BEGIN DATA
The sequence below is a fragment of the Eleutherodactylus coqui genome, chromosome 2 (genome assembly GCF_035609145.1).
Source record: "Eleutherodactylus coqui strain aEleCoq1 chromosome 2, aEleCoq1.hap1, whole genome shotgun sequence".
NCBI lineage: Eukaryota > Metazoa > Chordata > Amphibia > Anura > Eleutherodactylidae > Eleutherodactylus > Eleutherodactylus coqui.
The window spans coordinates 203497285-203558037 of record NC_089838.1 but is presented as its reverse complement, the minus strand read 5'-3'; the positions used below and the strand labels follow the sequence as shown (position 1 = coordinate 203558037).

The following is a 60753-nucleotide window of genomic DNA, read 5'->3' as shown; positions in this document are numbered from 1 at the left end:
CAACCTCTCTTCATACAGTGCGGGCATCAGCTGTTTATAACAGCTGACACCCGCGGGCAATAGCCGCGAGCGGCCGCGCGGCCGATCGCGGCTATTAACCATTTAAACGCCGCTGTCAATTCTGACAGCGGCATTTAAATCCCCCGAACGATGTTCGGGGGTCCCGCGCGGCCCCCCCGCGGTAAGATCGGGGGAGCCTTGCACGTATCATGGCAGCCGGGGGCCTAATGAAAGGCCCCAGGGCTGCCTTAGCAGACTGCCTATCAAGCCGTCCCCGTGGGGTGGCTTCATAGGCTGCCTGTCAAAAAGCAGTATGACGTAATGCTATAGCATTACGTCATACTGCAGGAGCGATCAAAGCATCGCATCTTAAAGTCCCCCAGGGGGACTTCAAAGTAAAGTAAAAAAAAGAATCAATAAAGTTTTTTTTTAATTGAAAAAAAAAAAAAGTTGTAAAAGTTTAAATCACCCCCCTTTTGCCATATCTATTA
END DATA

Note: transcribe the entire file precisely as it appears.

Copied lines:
The sequence below is a fragment of the Eleutherodactylus coqui genome, chromosome 2 (genome assembly GCF_035609145.1).
Source record: "Eleutherodactylus coqui strain aEleCoq1 chromosome 2, aEleCoq1.hap1, whole genome shotgun sequence".
NCBI lineage: Eukaryota > Metazoa > Chordata > Amphibia > Anura > Eleutherodactylidae > Eleutherodactylus > Eleutherodactylus coqui.
The window spans coordinates 203497285-203558037 of record NC_089838.1 but is presented as its reverse complement, the minus strand read 5'-3'; the positions used below and the strand labels follow the sequence as shown (position 1 = coordinate 203558037).

The following is a 60753-nucleotide window of genomic DNA, read 5'->3' as shown; positions in this document are numbered from 1 at the left end:
CAACCTCTCTTCATACAGTGCGGGCATCAGCTGTTTATAACAGCTGACACCCGCGGGCAATAGCCGCGAGCGGCCGCGCGGCCGATCGCGGCTATTAACCATTTAAACGCCGCTGTCAATTCTGACAGCGGCATTTAAATCCCCCGAACGATGTTCGGGGGTCCCGCGCGGCCCCCCCGCGGTAAGATCGGGGGAGCCTTGCACGTATCATGGCAGCCGGGGGCCTAATGAAAGGCCCCAGGGCTGCCTTAGCAGACTGCCTATCAAGCCGTCCCCGTGGGGTGGCTTCATAGGCTGCCTGTCAAAAAGCAGTATGACGTAATGCTATAGCATTACGTCATACTGCAGGAGCGATCAAAGCATCGCATCTTAAAGTCCCCCAGGGGGACTTCAAAGTAAAGTAAAAAAAAGAATCAATAAAGTTTTTTTTTAATTGAAAAAAAAAAAAAGTTGTAAAAGTTTAAATCACCCCCCTTTTGCCATATCTATTA